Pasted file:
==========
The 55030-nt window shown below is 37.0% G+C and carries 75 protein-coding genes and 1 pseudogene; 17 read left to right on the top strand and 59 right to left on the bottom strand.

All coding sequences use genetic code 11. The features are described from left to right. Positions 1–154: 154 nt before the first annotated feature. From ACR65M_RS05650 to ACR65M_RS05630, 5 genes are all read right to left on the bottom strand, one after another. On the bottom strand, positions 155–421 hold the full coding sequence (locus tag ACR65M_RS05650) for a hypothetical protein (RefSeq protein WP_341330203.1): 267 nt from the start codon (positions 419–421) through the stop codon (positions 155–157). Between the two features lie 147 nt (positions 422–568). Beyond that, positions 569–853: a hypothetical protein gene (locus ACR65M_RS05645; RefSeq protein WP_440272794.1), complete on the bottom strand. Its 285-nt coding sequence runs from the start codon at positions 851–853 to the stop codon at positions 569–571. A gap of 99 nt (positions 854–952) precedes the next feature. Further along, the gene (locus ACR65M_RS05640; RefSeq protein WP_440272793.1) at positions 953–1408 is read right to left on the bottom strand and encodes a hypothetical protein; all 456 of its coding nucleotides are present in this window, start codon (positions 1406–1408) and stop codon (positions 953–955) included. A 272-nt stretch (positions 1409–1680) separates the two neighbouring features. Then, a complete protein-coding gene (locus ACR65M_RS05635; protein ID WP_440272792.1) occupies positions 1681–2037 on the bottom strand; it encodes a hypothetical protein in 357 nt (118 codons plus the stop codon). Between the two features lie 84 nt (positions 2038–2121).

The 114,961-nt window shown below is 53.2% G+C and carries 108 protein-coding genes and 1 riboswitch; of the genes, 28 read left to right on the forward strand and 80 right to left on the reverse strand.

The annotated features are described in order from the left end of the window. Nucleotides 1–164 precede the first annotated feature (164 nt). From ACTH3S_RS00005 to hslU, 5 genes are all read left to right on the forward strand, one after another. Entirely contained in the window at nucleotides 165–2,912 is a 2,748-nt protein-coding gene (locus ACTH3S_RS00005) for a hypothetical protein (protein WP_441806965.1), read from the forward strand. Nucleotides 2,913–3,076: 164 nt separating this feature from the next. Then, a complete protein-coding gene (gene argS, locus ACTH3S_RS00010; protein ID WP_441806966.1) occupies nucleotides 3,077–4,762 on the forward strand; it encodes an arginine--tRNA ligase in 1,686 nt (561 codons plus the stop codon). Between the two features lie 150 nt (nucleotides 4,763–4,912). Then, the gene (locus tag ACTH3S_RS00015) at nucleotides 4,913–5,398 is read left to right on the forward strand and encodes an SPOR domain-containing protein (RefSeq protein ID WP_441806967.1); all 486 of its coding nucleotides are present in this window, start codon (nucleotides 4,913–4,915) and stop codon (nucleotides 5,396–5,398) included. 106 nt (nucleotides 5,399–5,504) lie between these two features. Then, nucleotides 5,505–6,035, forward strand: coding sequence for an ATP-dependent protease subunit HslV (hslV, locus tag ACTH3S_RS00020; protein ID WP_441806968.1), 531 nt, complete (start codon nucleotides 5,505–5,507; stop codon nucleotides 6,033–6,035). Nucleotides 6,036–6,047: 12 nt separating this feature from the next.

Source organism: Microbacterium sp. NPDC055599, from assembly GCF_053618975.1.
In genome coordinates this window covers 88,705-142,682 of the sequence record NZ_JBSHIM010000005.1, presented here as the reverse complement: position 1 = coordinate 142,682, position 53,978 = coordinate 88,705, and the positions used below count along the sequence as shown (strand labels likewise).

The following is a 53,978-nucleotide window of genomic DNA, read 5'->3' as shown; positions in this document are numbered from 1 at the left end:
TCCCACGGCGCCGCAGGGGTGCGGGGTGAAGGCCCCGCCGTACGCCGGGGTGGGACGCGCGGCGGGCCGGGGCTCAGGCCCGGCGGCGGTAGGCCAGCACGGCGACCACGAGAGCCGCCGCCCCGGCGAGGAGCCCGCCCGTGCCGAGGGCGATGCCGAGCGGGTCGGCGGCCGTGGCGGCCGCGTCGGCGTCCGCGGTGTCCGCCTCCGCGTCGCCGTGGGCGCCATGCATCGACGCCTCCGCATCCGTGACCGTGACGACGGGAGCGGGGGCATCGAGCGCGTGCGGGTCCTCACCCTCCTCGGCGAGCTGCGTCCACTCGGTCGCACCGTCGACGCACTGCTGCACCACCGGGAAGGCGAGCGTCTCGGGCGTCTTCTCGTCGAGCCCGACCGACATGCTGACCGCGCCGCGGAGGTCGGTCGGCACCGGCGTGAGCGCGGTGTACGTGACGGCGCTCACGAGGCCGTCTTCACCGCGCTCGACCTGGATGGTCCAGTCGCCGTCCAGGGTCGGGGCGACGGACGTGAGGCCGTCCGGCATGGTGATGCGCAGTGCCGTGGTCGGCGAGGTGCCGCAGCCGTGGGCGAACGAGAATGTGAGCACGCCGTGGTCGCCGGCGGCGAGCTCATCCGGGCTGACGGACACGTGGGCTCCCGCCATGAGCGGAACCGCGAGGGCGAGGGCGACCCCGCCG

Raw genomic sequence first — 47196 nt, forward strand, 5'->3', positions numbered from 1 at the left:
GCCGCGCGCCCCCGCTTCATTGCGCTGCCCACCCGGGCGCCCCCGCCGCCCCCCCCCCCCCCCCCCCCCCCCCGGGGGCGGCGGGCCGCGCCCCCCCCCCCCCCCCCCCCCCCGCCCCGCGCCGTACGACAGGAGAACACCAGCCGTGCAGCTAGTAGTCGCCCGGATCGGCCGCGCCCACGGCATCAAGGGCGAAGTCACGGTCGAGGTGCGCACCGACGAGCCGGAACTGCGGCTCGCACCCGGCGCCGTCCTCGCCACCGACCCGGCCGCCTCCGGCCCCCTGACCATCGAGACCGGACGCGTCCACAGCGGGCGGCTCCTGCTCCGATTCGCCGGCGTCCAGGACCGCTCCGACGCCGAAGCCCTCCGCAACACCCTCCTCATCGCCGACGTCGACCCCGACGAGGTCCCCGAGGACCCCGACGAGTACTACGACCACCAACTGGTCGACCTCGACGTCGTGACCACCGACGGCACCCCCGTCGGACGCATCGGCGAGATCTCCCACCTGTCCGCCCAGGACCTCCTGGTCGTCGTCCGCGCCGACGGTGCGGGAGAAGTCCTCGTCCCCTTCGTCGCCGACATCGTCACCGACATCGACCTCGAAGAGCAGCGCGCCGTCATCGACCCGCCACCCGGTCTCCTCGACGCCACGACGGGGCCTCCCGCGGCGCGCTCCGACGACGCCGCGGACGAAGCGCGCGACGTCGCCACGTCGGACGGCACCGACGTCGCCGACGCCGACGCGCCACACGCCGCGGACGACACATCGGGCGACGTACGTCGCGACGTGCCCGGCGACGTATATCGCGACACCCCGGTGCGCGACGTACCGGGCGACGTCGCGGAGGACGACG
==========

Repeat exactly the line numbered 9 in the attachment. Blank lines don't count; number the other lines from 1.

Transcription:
Raw genomic sequence first — 47196 nt, forward strand, 5'->3', positions numbered from 1 at the left: